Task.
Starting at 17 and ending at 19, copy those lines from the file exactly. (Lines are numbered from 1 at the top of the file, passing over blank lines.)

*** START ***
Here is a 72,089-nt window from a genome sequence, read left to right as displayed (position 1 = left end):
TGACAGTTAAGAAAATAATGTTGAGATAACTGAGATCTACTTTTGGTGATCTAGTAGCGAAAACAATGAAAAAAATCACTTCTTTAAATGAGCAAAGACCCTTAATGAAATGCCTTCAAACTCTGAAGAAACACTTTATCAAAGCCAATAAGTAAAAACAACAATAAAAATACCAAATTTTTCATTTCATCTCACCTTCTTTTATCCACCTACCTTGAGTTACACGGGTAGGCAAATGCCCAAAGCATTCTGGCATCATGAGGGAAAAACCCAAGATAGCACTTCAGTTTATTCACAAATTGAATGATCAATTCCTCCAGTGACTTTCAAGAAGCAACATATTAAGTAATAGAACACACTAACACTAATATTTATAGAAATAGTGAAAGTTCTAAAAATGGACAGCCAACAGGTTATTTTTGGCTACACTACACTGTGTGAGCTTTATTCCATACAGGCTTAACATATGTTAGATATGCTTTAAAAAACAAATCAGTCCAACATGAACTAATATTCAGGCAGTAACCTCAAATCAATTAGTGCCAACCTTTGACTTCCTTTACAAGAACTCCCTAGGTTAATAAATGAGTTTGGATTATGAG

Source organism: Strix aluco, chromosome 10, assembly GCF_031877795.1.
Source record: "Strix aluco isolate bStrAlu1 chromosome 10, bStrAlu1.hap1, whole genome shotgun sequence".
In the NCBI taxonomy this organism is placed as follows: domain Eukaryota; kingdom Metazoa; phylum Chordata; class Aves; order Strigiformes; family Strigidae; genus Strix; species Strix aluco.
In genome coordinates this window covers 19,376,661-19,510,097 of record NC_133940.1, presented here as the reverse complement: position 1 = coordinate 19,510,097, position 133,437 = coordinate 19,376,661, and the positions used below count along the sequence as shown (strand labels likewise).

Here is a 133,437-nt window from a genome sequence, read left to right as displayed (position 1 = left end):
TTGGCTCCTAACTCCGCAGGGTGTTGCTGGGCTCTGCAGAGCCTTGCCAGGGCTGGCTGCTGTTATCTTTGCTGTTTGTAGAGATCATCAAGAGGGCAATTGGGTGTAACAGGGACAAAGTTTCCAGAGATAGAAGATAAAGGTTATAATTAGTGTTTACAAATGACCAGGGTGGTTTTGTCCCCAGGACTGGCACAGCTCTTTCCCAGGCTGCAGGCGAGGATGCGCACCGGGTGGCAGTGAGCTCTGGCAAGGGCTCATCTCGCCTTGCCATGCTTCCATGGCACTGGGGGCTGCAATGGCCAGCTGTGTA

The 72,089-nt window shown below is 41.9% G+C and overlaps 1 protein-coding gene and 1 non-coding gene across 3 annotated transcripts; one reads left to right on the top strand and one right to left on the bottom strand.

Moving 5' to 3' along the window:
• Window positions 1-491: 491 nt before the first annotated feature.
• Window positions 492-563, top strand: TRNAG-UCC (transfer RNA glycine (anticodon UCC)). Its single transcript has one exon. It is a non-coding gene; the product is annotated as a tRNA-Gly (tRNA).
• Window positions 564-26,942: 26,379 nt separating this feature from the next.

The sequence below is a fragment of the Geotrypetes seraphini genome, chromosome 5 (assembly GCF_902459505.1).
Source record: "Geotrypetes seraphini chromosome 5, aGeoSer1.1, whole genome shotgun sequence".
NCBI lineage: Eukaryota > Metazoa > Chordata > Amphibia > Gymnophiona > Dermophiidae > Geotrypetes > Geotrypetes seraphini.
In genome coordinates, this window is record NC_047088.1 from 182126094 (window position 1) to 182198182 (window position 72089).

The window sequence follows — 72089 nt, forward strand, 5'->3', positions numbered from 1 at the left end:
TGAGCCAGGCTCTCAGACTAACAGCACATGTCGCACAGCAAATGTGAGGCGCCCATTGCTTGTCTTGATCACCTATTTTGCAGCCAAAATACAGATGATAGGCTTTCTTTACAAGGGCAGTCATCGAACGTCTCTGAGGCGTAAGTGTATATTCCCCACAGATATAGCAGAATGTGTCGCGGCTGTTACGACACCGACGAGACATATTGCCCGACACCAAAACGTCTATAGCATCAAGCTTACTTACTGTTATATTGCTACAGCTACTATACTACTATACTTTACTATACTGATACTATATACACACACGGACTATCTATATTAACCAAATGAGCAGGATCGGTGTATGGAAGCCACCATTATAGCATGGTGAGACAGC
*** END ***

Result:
In genome coordinates, this window is record NC_047088.1 from 182126094 (window position 1) to 182198182 (window position 72089).

The window sequence follows — 72089 nt, forward strand, 5'->3', positions numbered from 1 at the left end:
TGAGCCAGGCTCTCAGACTAACAGCACATGTCGCACAGCAAATGTGAGGCGCCCATTGCTTGTCTTGATCACCTATTTTGCAGCCAAAATACAGATGATAGGCTTTCTTTACAAGGGCAGTCATCGAACGTCTCTGAGGCGTAAGTGTATATTCCCCACAGATATAGCAGAATGTGTCGCGGCTGTTACGACACCGACGAGACATATTGCCCGACACCAAAACGTCTATAGCATCAAGCTTACTTACTGTTATATTGCTACAGCTACTATACTACTATACTTTACTATACTGATACTATATACACACACGGACTATCTATATTAACCAAATGAGCAGGATCGGTGTATGGAAGCCACCATTATAGCATGGTGAGACAGC